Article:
Petitioners claim that § 1247(d), by permitting the ICC to issue a Certificate of Interim Trail Use to a carrier that has discontinued service and not to issue a Certificate of Abandonment, enables the ICC to "take" their property by indefinitely postponing the reversion of an interest that would otherwise vest under state law. See Lawson v. State of Washington, 107 Wash. 2d 444, 730 P.2d 1308, 1315-16 (Wash. 1986); see also National Wildlife Federation, slip op. at 20-21. We disagree. The ICC has plenary and exclusive authority to determine whether it is appropriate under all the circumstances to allow a railway carrier to abandon a route, and if the ICC determines that abandonment is not appropriate, no reversionary interest can or would vest. Thus petitioners' reversionary interest, if any, is not postponed any more by the operation of § 1247(d) than it could otherwise be affected by the ICC's continuing jurisdiction.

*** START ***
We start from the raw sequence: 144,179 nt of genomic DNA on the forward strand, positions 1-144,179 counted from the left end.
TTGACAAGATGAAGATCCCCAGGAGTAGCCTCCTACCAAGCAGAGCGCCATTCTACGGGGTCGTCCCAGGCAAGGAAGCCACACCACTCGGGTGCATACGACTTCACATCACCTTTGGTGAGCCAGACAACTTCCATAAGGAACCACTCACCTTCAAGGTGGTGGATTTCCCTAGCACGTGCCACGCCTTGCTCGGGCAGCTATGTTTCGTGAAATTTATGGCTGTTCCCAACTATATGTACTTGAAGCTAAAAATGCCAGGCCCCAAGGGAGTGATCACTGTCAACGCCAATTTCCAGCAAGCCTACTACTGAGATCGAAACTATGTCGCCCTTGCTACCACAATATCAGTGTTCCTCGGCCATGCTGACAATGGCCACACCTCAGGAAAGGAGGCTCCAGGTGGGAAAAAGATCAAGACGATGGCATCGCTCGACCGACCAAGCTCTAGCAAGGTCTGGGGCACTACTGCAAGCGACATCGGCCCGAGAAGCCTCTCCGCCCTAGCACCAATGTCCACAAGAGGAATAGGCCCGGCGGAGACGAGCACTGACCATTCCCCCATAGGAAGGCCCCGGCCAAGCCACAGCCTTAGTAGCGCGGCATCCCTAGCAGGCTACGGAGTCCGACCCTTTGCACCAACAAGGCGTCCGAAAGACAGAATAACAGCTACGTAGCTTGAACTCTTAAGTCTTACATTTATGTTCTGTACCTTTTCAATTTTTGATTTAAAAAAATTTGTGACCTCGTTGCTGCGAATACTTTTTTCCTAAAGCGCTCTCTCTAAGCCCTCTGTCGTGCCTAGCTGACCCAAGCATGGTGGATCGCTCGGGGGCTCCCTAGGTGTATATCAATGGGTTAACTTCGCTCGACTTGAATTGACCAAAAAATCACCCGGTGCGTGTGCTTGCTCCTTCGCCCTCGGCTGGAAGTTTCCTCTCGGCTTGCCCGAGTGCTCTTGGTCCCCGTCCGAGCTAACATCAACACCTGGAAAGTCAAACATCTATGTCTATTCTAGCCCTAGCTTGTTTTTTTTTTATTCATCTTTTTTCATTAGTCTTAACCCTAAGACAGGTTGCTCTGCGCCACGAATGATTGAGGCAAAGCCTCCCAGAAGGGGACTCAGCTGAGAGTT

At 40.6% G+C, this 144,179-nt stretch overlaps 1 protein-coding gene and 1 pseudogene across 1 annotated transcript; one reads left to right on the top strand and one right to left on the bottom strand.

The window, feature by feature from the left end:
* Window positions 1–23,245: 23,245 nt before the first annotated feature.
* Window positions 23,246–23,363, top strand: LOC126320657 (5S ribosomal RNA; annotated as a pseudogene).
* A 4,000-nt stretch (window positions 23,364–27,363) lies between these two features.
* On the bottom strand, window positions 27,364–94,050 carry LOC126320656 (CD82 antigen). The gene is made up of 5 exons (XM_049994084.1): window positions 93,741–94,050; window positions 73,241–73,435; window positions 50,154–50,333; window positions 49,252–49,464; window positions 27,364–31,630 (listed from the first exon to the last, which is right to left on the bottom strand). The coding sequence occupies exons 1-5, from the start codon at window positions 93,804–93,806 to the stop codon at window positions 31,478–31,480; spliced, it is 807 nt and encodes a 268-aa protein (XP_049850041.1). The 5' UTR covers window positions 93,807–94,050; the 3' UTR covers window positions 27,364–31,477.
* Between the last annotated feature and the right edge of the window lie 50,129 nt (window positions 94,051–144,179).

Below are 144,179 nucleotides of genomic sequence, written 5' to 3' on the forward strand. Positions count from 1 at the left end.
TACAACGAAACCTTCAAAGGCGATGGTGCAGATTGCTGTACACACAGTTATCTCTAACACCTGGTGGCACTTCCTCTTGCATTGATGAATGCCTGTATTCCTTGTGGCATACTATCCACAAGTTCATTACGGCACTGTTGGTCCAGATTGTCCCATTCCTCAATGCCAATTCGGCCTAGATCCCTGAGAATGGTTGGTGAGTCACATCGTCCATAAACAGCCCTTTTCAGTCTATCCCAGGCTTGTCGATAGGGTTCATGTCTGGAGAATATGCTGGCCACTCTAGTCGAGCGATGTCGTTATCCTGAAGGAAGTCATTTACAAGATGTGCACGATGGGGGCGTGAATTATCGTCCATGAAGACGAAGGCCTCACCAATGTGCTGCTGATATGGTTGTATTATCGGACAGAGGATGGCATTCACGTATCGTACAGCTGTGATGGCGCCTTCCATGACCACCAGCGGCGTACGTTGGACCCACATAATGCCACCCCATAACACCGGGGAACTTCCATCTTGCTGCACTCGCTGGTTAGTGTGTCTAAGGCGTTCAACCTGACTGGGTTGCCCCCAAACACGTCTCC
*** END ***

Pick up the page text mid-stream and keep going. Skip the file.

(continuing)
Preserving railway corridors for future railway use is a function that congress has recently delegated to the ICC, and it is, as discussed earlier, permissible under the commerce clause. For as long as it determines that the land will serve a "railroad purpose", the ICC retains jurisdiction over railroad rights-of-way; it does not matter whether that purpose is immediate or in the future. To distinguish between future railroad use and immediate railroad use would serve no purpose but to stifle congress's creative effort to exercise foresight by preserving existing corridors for the future railroad needs of our country.
We therefore hold that § 1247(d) does not effect a taking.
Section 1247(d) is a valid exercise of congressional authority under the commerce clause, and does not effect a taking under the fifth amendment. Therefore, the ICC's order is valid, and petitioners' request for review of the ICC's decision is denied.